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To Thomas Jefferson from William C. C. Claiborne, 3 May 1804

From William C. C. Claiborne

New-Orleans May 3rd. 1804.

Dear Sir,

I was last evening honored with the receipt of your Letter of the 30th. of March.—It would personally be a source of great satisfaction to me, to see the Marquis de la Fayette a Citizen of Louisiana, and I believe his permanent residence therein, would be a great public Benefit.—I shall hasten to make the enquiries you solicit, and to communicate to you, the Result: My present Impression is, that there would be no difficulty in locating the Land granted to General Fayette in situations the most elligable in lower Louisiana; perhaps the greater part of it, on the Island of New-Orleans:—But I will inform you more particularly by the next Mail.

The 30th. April, being the Day on which our late Treaty with France was signed, I presented an elegant Standard to the Battalion of Orleans Volunteers; It was received with much enthusiasm, and will I am persuaded have a happy effect.—I have another Standard for the Regiment of City Militia, and a third for the Battalion of free people of Colour, which I shall shortly present—The two former, I obtained from General Wilkinson; they were formerly attached to the 4th. Regiment, & had been little used;—I solicited them from the General in order to avoid the expense of purchasing new ones; The Ensign for the people of Colour I had made here.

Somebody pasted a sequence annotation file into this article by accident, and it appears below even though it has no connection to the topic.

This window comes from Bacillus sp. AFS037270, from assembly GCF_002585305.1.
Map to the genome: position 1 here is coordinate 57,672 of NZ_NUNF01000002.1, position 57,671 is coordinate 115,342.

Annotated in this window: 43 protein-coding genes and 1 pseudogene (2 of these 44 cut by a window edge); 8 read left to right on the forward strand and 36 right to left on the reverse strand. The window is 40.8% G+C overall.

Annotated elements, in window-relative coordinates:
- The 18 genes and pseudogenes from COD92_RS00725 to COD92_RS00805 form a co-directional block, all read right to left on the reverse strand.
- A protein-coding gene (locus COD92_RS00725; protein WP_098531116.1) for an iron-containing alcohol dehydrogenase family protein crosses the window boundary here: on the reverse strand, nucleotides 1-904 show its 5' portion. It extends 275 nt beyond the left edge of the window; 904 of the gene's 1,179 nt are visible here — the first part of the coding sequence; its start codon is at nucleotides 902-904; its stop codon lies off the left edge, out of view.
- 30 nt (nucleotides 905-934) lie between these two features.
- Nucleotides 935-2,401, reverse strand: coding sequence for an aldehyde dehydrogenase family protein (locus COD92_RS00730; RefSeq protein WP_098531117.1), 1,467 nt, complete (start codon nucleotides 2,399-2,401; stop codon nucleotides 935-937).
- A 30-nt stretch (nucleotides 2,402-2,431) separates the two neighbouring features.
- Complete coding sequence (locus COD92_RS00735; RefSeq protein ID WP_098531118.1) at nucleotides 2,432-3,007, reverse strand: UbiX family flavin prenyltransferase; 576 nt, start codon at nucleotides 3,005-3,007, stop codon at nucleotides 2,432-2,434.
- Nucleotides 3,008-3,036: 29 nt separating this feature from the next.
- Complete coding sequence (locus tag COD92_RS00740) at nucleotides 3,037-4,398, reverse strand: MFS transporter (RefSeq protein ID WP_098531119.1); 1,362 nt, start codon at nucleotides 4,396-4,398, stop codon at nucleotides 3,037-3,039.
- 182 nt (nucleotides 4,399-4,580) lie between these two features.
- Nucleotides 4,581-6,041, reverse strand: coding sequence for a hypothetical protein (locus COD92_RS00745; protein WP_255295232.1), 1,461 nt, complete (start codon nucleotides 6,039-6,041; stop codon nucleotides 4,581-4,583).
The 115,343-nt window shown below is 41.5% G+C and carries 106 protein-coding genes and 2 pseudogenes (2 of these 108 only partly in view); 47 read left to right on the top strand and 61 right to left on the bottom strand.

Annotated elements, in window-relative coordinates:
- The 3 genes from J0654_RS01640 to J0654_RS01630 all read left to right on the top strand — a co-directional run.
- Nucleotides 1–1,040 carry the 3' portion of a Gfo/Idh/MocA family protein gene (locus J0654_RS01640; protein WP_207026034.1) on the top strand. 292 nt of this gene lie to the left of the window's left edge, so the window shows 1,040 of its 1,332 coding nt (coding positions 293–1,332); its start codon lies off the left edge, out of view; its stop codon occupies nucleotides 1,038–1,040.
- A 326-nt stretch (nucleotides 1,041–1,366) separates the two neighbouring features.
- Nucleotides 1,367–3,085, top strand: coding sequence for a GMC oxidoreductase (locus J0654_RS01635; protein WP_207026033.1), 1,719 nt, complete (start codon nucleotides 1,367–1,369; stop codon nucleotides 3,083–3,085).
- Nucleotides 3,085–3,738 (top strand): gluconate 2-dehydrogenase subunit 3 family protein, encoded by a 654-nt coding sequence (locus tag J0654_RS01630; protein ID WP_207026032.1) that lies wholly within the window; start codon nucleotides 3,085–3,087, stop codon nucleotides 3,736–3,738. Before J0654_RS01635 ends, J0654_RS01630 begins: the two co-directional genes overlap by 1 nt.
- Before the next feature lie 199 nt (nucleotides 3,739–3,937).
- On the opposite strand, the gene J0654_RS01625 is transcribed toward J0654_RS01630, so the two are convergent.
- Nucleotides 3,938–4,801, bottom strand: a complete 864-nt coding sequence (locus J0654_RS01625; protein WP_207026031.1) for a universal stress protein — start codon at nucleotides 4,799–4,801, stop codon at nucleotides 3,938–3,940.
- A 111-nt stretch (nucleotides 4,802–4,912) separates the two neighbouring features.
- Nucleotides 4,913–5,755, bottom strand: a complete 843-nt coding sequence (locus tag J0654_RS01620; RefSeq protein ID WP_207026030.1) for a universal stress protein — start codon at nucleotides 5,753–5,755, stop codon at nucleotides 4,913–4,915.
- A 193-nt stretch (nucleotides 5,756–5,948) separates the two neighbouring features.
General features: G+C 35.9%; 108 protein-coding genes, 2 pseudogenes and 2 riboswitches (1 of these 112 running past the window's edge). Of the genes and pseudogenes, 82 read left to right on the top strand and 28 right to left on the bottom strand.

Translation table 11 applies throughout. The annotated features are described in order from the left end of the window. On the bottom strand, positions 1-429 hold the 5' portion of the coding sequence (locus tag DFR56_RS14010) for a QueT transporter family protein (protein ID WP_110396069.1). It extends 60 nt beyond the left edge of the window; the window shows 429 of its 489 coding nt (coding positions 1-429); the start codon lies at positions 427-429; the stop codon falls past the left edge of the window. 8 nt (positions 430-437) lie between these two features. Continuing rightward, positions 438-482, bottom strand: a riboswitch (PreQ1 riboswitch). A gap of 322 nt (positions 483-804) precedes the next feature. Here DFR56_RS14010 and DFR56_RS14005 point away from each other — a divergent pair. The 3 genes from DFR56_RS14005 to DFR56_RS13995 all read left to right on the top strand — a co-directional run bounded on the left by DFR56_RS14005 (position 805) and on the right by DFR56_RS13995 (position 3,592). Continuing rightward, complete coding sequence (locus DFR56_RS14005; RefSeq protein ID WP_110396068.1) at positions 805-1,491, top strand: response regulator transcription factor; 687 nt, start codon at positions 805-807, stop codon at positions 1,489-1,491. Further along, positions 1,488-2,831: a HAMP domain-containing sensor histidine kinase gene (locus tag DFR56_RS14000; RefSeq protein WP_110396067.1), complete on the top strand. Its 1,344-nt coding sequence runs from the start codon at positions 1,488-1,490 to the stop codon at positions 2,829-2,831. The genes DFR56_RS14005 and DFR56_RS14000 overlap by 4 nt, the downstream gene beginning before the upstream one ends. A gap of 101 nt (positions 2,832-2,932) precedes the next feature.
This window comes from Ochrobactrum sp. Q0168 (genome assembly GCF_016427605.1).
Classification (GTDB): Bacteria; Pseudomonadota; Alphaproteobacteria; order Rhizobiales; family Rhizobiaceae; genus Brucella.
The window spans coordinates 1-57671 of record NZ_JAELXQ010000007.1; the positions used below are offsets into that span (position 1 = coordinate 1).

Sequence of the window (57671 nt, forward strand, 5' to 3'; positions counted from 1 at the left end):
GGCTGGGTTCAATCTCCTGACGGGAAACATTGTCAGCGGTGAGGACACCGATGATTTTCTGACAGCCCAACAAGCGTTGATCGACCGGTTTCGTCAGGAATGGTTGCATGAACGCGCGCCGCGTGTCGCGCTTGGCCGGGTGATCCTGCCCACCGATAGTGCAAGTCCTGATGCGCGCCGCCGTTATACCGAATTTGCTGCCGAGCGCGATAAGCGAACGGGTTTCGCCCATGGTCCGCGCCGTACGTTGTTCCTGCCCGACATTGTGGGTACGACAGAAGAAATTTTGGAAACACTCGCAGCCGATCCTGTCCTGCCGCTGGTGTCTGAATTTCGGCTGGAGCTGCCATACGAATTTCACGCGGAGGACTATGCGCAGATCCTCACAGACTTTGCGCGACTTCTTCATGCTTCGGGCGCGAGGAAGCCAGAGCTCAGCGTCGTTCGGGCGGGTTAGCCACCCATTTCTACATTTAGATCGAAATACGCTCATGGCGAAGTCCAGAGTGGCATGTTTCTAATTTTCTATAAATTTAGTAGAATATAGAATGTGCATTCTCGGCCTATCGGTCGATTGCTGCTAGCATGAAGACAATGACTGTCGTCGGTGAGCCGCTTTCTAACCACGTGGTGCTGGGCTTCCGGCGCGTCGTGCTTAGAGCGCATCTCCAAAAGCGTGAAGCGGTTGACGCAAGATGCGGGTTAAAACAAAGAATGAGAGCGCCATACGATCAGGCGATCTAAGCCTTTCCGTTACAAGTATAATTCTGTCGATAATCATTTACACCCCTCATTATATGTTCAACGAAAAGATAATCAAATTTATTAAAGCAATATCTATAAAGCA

The most perfect harmony continues to prevail in this City.—

With sentiments the most respectful—I have the honor to subscribe myself—Your faithful friend

William C. C. Claiborne

RC (DLC); at foot of text: “Thomas Jefferson President of the U. States”; endorsed by TJ as received 12 June and so recorded in SJL.

The presentation of a standard to the orleans volunteers was part of a day-long celebration in New Orleans on 30 Apr. commemorating the anniversary of the Louisiana Purchase. Following a military review, Claiborne presented the commanding officer of the battalion, Eugene Dorsière, with a U.S. flag “beautifully adorned with the American Eagle, and other appropriate embellishments,” while a military band played “Yankee Doodle” and a 17-gun salute was fired. Claiborne had intended to present a standard to the city militia as well, but its commanding officer, Joseph Deville de Goutin Bellechasse, was indisposed. The presentation instead occurred during the Fourth of July celebrations in New Orleans. At Bellechasse’s request, the ceremony took place in a Catholic church, where the standard received a benediction (National Intelligencer, 15 June 1804; Madison, Papers, Sec. of State Ser. description begins William T. Hutchinson, Robert A. Rutland, J. C. A. Stagg, and others, eds., The Papers of James Madison, Chicago and Charlottesville, 1962- , 39 vols.; Sec. of State Ser., 1986- , 11 vols.; Pres. Ser., 1984- , 8 vols.; Ret. Ser., 2009- , 3 vols. description ends , 7:421-3). On 21 June, the free Colored Battalion received its flag made of “white silk, Ornamented with fifteen Stripes (alternately red and white).” According to Claiborne, the standard “was thankfully received & apparently excited a great share of Sensibility and gratitude.” The governor had recently appointed two white officers to command the battalion, Michel Fortier and Lewis Kerr (Rowland, Claiborne Letter Books, 2:199-200, 217-19; Erin M. Greenwald, “To Strike a Balance: New Orleans’ Free Colored Community and the Diplomacy of William Charles Cole Claiborne,” in Gene Allen Smith and Sylvia L. Hilton, eds., Nexus of Empire: Negotiating Loyalty and Identity in the Revolutionary Borderlands, 1760s-1820s [Gainesville, Fla., 2010], 123-7).

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